Our understanding of feminism is an active intersectional struggle to dismantle all kinds of oppression. Our understanding of feminism is about helping the oppressed to survive.

The war in Ukraine presents us with a particular kind of oppression: Russia’s imperialism poses an existential threat to our homeland.

For us, dismantling Russian oppression starts with resistance. This resistance is of a very practical and down-to-earth nature: it means being able to first and foremost defend ourselves from the rockets and bombs dropped at us from the sky by the Russian military. The people of Ukraine have shown immense courage in defending their land and standing up against oppression. However, we will not last long on courage alone. With every moment it is increasingly clear that if we want Ukraine to be able to continue resisting, and if we want to stop the brutal murder of civilians, we have to support provisions of more air defence equipment to Ukraine.

pacifism kills.jpg
Iryna Zamuruieva and Darya Tsymbalyuk. All rights reserved

Calling for military support has not come as an easy decision for us. Yet, at this point, a pacifist stance perpetuates ongoing violence. Pacifism kills. Inaction kills. Each day of this war means more and more lives are lost – and not only human lives, but also lives of other species, with whole ecosystems ruptured and attacked.

What we need is an empathetic and involved response to the unjustly treated people, a response that pulses with rage and solidarity. Hesitating to support more weapons for Ukraine means supporting the perpetuation of war crimes from the privilege of one’s safety.

There is no neat blueprint for practising ethical politics. But at this moment, non-military aid is not enough. In the case of Ukraine now, it is not an abstract ethical question of supporting militarisation. It is a question of life or death, of allowing people on the ground to defend themselves and defend civilians from constant shelling by Russia.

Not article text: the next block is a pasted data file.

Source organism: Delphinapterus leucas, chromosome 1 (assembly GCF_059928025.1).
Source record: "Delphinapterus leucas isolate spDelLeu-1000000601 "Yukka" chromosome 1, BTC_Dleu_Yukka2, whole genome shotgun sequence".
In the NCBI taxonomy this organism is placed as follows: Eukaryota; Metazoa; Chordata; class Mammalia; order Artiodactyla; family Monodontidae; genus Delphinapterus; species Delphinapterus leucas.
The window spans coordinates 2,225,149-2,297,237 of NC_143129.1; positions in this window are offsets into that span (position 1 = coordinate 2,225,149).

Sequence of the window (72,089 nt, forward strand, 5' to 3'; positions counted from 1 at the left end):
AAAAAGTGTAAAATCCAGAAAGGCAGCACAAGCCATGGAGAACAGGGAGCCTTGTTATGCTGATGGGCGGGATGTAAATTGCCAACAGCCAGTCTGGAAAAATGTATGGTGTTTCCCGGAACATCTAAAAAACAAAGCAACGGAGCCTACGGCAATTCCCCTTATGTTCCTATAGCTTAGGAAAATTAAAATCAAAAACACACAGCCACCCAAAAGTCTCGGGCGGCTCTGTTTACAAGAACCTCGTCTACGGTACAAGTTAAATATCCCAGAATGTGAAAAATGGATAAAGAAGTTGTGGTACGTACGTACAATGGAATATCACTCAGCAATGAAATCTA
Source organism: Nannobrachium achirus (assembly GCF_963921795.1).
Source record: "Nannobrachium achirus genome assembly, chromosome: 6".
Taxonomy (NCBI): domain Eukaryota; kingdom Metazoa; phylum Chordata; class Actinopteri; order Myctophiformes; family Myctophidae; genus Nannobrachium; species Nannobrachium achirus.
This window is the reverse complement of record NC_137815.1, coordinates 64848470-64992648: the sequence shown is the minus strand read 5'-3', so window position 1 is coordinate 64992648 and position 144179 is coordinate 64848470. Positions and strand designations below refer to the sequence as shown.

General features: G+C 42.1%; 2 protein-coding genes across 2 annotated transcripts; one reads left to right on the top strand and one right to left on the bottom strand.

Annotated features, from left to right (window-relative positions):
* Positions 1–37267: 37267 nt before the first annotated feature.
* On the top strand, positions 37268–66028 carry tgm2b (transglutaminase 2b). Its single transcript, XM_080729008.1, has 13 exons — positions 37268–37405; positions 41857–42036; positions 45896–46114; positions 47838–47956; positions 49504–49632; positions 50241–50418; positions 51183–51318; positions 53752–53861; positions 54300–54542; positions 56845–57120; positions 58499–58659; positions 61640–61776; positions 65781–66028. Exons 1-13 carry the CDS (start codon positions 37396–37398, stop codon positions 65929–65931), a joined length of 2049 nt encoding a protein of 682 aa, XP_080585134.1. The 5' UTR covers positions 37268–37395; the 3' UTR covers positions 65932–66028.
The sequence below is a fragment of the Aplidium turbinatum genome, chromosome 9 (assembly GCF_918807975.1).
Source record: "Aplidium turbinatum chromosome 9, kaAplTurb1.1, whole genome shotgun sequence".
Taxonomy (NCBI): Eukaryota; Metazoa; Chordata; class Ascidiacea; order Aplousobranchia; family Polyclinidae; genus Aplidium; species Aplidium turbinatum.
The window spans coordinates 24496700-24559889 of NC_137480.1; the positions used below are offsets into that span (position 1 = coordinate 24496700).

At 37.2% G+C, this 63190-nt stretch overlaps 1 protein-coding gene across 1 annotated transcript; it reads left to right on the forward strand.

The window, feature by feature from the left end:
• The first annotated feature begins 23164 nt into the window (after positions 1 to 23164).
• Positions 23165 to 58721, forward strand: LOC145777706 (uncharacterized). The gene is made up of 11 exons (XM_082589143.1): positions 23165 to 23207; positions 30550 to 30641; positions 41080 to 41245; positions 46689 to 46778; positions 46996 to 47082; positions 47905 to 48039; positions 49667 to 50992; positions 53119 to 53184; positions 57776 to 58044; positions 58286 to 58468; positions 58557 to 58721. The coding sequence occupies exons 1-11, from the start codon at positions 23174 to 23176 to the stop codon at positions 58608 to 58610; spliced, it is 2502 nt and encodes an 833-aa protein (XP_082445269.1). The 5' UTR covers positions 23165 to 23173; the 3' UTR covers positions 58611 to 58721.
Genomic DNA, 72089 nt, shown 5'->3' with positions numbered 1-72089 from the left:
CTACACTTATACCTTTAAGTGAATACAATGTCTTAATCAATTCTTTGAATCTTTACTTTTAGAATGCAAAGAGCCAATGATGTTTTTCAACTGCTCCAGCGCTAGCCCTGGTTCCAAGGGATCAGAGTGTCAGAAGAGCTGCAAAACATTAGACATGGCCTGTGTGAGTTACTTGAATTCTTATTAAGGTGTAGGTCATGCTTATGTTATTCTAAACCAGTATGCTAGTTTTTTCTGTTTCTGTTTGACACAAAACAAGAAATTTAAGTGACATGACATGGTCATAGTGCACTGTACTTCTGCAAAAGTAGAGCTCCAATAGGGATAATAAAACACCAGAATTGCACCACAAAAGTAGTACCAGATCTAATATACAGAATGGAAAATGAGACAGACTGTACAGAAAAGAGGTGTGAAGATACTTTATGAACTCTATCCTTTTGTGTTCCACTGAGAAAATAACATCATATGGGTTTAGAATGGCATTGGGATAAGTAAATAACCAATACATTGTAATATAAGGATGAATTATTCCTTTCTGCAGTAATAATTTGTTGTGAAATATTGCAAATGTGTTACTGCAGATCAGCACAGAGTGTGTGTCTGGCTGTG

Finally, feminist ethics requires a collective responsibility to help the victim. The people’s military and civilian mobilisation in Ukraine emphasises the clear divide between the victim – the people of Ukraine, violently attacked in their homes – and the aggressor, Russia, which commits brutal war crimes against a peaceful and sovereign people. This conflict is black and white, and the world has a responsibility to help the people of Ukraine defend themselves.

Artwork by Darya Tsymbalyuk, produced in response to the situation in Ukraine

Artwork by Darya Tsymbalyuk, produced in response to the situation in Ukraine

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Darya Tsymbalyuk. All rights reserved

What can you do now?

While in the long run, we commit to continue building anti-capitalist, anti-imperial, intersectional feminist solidarity. Now we call for your support to put political pressure on Western governments to provide Ukraine with more air defence equipment.

If you are organising a demonstration or a campaign for Ukraine, please remember to raise the question about military aid for Ukraine. The conversation about weapons is a difficult one, so we ask you to talk to your friends and share this article. We recently organised a video discussion with people on the ground in Ukraine about Russian shelling and air assaults. We also ask you to write to your government representatives and we suggest some ideas here for what to include:

  • supply Ukraine with anti-air equipment, especially ones that would allow the targeting of high-altitude jets (or aircraft) during night time and in poor visibility
  • supply Ukraine with UAVs (drones) to aid in their fight on the ground
  • provide MiG and Sukhoi (SU) fighters which could be supplied to the Ukrainian Air Forces as these are the same planes that Ukrainian forces fly currently
  • provide logistical support to Ukraine to transport weapons to the country and across the country
  • declare that, in the event of Russia using biological and chemical weapons, a no-fly zone will be established
  • provide vital military and humanitarian supplies to Ukraine that will sustain the Ukrainian Armed Forces’ capabilities and alleviate civilian suffering; bulletproof vests (ballistic level 4 at minimum) and helmets are a priority
  • make sure sanctions are implemented thoroughly

Only together can we dismantle Russian oppression and stop the murder of civilians in Ukraine. The people of Ukraine are already fighting with all their power. Do not leave them alone in this struggle – help them to get the tools to defend themselves.